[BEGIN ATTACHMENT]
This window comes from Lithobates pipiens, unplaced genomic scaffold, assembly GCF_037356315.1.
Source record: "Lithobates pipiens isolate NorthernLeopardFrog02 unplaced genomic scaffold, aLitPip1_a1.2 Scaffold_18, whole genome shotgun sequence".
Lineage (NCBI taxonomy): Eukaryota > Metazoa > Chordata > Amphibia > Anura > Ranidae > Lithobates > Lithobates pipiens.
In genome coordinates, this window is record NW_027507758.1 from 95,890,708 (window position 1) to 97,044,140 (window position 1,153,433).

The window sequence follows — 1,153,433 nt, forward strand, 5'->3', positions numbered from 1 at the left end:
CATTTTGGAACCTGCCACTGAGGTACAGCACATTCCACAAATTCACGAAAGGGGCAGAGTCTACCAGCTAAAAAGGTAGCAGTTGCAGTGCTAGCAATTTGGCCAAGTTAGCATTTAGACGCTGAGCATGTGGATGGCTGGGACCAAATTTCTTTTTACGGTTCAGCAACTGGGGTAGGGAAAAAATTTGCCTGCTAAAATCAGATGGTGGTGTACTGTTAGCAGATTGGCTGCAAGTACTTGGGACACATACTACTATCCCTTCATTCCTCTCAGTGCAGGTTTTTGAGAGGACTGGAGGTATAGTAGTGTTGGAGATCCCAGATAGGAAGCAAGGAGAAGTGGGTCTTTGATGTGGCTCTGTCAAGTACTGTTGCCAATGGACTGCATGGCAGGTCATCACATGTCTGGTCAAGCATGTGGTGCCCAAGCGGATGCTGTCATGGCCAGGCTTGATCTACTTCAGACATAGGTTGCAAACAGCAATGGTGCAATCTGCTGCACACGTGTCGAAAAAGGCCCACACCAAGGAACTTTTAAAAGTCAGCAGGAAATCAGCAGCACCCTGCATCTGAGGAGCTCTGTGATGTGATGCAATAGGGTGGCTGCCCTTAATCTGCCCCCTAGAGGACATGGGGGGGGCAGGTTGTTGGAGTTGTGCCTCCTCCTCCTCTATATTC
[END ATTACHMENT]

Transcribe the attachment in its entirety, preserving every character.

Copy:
This window comes from Lithobates pipiens, unplaced genomic scaffold, assembly GCF_037356315.1.
Source record: "Lithobates pipiens isolate NorthernLeopardFrog02 unplaced genomic scaffold, aLitPip1_a1.2 Scaffold_18, whole genome shotgun sequence".
Lineage (NCBI taxonomy): Eukaryota > Metazoa > Chordata > Amphibia > Anura > Ranidae > Lithobates > Lithobates pipiens.
In genome coordinates, this window is record NW_027507758.1 from 95,890,708 (window position 1) to 97,044,140 (window position 1,153,433).

The window sequence follows — 1,153,433 nt, forward strand, 5'->3', positions numbered from 1 at the left end:
CATTTTGGAACCTGCCACTGAGGTACAGCACATTCCACAAATTCACGAAAGGGGCAGAGTCTACCAGCTAAAAAGGTAGCAGTTGCAGTGCTAGCAATTTGGCCAAGTTAGCATTTAGACGCTGAGCATGTGGATGGCTGGGACCAAATTTCTTTTTACGGTTCAGCAACTGGGGTAGGGAAAAAATTTGCCTGCTAAAATCAGATGGTGGTGTACTGTTAGCAGATTGGCTGCAAGTACTTGGGACACATACTACTATCCCTTCATTCCTCTCAGTGCAGGTTTTTGAGAGGACTGGAGGTATAGTAGTGTTGGAGATCCCAGATAGGAAGCAAGGAGAAGTGGGTCTTTGATGTGGCTCTGTCAAGTACTGTTGCCAATGGACTGCATGGCAGGTCATCACATGTCTGGTCAAGCATGTGGTGCCCAAGCGGATGCTGTCATGGCCAGGCTTGATCTACTTCAGACATAGGTTGCAAACAGCAATGGTGCAATCTGCTGCACACGTGTCGAAAAAGGCCCACACCAAGGAACTTTTAAAAGTCAGCAGGAAATCAGCAGCACCCTGCATCTGAGGAGCTCTGTGATGTGATGCAATAGGGTGGCTGCCCTTAATCTGCCCCCTAGAGGACATGGGGGGGGCAGGTTGTTGGAGTTGTGCCTCCTCCTCCTCTATATTC